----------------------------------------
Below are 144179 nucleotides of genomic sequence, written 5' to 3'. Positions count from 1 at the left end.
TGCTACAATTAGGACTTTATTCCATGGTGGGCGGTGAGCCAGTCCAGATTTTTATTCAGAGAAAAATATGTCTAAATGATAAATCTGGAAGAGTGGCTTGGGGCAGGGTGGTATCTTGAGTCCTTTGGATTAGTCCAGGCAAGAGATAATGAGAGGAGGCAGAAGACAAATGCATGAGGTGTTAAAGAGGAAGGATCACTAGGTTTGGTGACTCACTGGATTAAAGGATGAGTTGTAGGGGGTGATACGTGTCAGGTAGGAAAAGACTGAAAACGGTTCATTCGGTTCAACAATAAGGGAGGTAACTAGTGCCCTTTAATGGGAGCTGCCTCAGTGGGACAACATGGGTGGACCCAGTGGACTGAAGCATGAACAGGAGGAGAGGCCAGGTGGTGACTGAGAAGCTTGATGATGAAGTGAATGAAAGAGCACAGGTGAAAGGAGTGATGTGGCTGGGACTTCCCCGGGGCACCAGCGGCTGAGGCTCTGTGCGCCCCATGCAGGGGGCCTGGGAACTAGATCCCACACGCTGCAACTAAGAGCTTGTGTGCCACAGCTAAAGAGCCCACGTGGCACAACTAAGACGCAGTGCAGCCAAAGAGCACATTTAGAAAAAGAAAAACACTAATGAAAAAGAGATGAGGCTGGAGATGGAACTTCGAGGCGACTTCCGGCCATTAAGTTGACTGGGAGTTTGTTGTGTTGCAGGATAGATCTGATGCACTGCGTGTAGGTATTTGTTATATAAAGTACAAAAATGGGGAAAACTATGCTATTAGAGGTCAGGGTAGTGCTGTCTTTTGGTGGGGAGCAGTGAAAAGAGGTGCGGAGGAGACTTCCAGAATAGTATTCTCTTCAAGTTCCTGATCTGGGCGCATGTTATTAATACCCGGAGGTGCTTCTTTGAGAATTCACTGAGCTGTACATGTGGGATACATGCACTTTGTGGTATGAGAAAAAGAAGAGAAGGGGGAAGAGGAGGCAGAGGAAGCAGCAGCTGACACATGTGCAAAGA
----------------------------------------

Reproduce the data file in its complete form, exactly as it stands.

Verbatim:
Below are 144179 nucleotides of genomic sequence, written 5' to 3'. Positions count from 1 at the left end.
TGCTACAATTAGGACTTTATTCCATGGTGGGCGGTGAGCCAGTCCAGATTTTTATTCAGAGAAAAATATGTCTAAATGATAAATCTGGAAGAGTGGCTTGGGGCAGGGTGGTATCTTGAGTCCTTTGGATTAGTCCAGGCAAGAGATAATGAGAGGAGGCAGAAGACAAATGCATGAGGTGTTAAAGAGGAAGGATCACTAGGTTTGGTGACTCACTGGATTAAAGGATGAGTTGTAGGGGGTGATACGTGTCAGGTAGGAAAAGACTGAAAACGGTTCATTCGGTTCAACAATAAGGGAGGTAACTAGTGCCCTTTAATGGGAGCTGCCTCAGTGGGACAACATGGGTGGACCCAGTGGACTGAAGCATGAACAGGAGGAGAGGCCAGGTGGTGACTGAGAAGCTTGATGATGAAGTGAATGAAAGAGCACAGGTGAAAGGAGTGATGTGGCTGGGACTTCCCCGGGGCACCAGCGGCTGAGGCTCTGTGCGCCCCATGCAGGGGGCCTGGGAACTAGATCCCACACGCTGCAACTAAGAGCTTGTGTGCCACAGCTAAAGAGCCCACGTGGCACAACTAAGACGCAGTGCAGCCAAAGAGCACATTTAGAAAAAGAAAAACACTAATGAAAAAGAGATGAGGCTGGAGATGGAACTTCGAGGCGACTTCCGGCCATTAAGTTGACTGGGAGTTTGTTGTGTTGCAGGATAGATCTGATGCACTGCGTGTAGGTATTTGTTATATAAAGTACAAAAATGGGGAAAACTATGCTATTAGAGGTCAGGGTAGTGCTGTCTTTTGGTGGGGAGCAGTGAAAAGAGGTGCGGAGGAGACTTCCAGAATAGTATTCTCTTCAAGTTCCTGATCTGGGCGCATGTTATTAATACCCGGAGGTGCTTCTTTGAGAATTCACTGAGCTGTACATGTGGGATACATGCACTTTGTGGTATGAGAAAAAGAAGAGAAGGGGGAAGAGGAGGCAGAGGAAGCAGCAGCTGACACATGTGCAAAGA